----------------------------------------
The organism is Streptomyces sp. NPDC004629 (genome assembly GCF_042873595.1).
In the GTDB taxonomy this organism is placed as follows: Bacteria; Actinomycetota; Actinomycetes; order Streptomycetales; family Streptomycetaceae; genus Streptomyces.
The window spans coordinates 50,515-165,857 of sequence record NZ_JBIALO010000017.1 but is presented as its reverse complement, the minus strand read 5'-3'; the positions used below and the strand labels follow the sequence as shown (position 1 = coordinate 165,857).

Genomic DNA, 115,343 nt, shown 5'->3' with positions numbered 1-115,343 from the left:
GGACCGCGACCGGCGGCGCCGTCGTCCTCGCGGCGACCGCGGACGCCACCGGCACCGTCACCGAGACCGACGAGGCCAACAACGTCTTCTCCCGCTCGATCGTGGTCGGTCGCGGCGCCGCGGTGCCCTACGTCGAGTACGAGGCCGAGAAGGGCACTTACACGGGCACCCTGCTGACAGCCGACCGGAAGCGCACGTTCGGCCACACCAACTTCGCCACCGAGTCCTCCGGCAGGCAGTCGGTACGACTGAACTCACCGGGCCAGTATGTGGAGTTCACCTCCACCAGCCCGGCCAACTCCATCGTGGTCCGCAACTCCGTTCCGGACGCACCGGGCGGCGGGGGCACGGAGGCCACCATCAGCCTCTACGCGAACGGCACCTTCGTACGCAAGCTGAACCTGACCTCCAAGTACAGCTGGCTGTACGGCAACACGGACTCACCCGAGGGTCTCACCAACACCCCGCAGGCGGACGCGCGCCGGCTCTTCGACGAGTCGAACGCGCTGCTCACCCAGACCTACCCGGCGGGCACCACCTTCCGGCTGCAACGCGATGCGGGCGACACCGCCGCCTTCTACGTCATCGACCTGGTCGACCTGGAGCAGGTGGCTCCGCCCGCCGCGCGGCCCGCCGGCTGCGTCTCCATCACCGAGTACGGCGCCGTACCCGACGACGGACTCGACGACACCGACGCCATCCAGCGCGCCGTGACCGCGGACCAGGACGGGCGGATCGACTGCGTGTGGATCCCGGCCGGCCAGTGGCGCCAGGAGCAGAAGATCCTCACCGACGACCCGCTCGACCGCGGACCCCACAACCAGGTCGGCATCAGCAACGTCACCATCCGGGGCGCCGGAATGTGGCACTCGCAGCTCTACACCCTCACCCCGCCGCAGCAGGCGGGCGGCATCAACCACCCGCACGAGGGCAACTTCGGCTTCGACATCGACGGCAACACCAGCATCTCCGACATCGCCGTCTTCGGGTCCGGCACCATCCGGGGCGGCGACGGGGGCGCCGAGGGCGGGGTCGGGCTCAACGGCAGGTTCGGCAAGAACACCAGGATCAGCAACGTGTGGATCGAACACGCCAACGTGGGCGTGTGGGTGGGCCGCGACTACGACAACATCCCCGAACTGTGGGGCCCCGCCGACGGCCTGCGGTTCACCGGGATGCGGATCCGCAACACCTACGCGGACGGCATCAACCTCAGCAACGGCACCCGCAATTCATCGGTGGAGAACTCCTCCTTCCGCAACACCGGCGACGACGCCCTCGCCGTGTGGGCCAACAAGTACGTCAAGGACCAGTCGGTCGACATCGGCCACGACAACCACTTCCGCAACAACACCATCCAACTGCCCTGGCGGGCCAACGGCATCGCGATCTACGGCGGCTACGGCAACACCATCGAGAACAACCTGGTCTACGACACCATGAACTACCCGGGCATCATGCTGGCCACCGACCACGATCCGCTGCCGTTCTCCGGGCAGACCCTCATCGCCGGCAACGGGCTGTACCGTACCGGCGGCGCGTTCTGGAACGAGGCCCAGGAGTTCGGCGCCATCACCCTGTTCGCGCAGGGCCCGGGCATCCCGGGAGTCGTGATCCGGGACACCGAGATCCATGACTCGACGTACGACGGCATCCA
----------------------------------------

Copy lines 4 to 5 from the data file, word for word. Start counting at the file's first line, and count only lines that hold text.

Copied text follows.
Genomic DNA, 115,343 nt, shown 5'->3' with positions numbered 1-115,343 from the left:
GGACCGCGACCGGCGGCGCCGTCGTCCTCGCGGCGACCGCGGACGCCACCGGCACCGTCACCGAGACCGACGAGGCCAACAACGTCTTCTCCCGCTCGATCGTGGTCGGTCGCGGCGCCGCGGTGCCCTACGTCGAGTACGAGGCCGAGAAGGGCACTTACACGGGCACCCTGCTGACAGCCGACCGGAAGCGCACGTTCGGCCACACCAACTTCGCCACCGAGTCCTCCGGCAGGCAGTCGGTACGACTGAACTCACCGGGCCAGTATGTGGAGTTCACCTCCACCAGCCCGGCCAACTCCATCGTGGTCCGCAACTCCGTTCCGGACGCACCGGGCGGCGGGGGCACGGAGGCCACCATCAGCCTCTACGCGAACGGCACCTTCGTACGCAAGCTGAACCTGACCTCCAAGTACAGCTGGCTGTACGGCAACACGGACTCACCCGAGGGTCTCACCAACACCCCGCAGGCGGACGCGCGCCGGCTCTTCGACGAGTCGAACGCGCTGCTCACCCAGACCTACCCGGCGGGCACCACCTTCCGGCTGCAACGCGATGCGGGCGACACCGCCGCCTTCTACGTCATCGACCTGGTCGACCTGGAGCAGGTGGCTCCGCCCGCCGCGCGGCCCGCCGGCTGCGTCTCCATCACCGAGTACGGCGCCGTACCCGACGACGGACTCGACGACACCGACGCCATCCAGCGCGCCGTGACCGCGGACCAGGACGGGCGGATCGACTGCGTGTGGATCCCGGCCGGCCAGTGGCGCCAGGAGCAGAAGATCCTCACCGACGACCCGCTCGACCGCGGACCCCACAACCAGGTCGGCATCAGCAACGTCACCATCCGGGGCGCCGGAATGTGGCACTCGCAGCTCTACACCCTCACCCCGCCGCAGCAGGCGGGCGGCATCAACCACCCGCACGAGGGCAACTTCGGCTTCGACATCGACGGCAACACCAGCATCTCCGACATCGCCGTCTTCGGGTCCGGCACCATCCGGGGCGGCGACGGGGGCGCCGAGGGCGGGGTCGGGCTCAACGGCAGGTTCGGCAAGAACACCAGGATCAGCAACGTGTGGATCGAACACGCCAACGTGGGCGTGTGGGTGGGCCGCGACTACGACAACATCCCCGAACTGTGGGGCCCCGCCGACGGCCTGCGGTTCACCGGGATGCGGATCCGCAACACCTACGCGGACGGCATCAACCTCAGCAACGGCACCCGCAATTCATCGGTGGAGAACTCCTCCTTCCGCAACACCGGCGACGACGCCCTCGCCGTGTGGGCCAACAAGTACGTCAAGGACCAGTCGGTCGACATCGGCCACGACAACCACTTCCGCAACAACACCATCCAACTGCCCTGGCGGGCCAACGGCATCGCGATCTACGGCGGCTACGGCAACACCATCGAGAACAACCTGGTCTACGACACCATGAACTACCCGGGCATCATGCTGGCCACCGACCACGATCCGCTGCCGTTCTCCGGGCAGACCCTCATCGCCGGCAACGGGCTGTACCGTACCGGCGGCGCGTTCTGGAACGAGGCCCAGGAGTTCGGCGCCATCACCCTGTTCGCGCAGGGCCCGGGCATCCCGGGAGTCGTGATCCGGGACACCGAGATCCATGACTCGACGTACGACGGCATCCA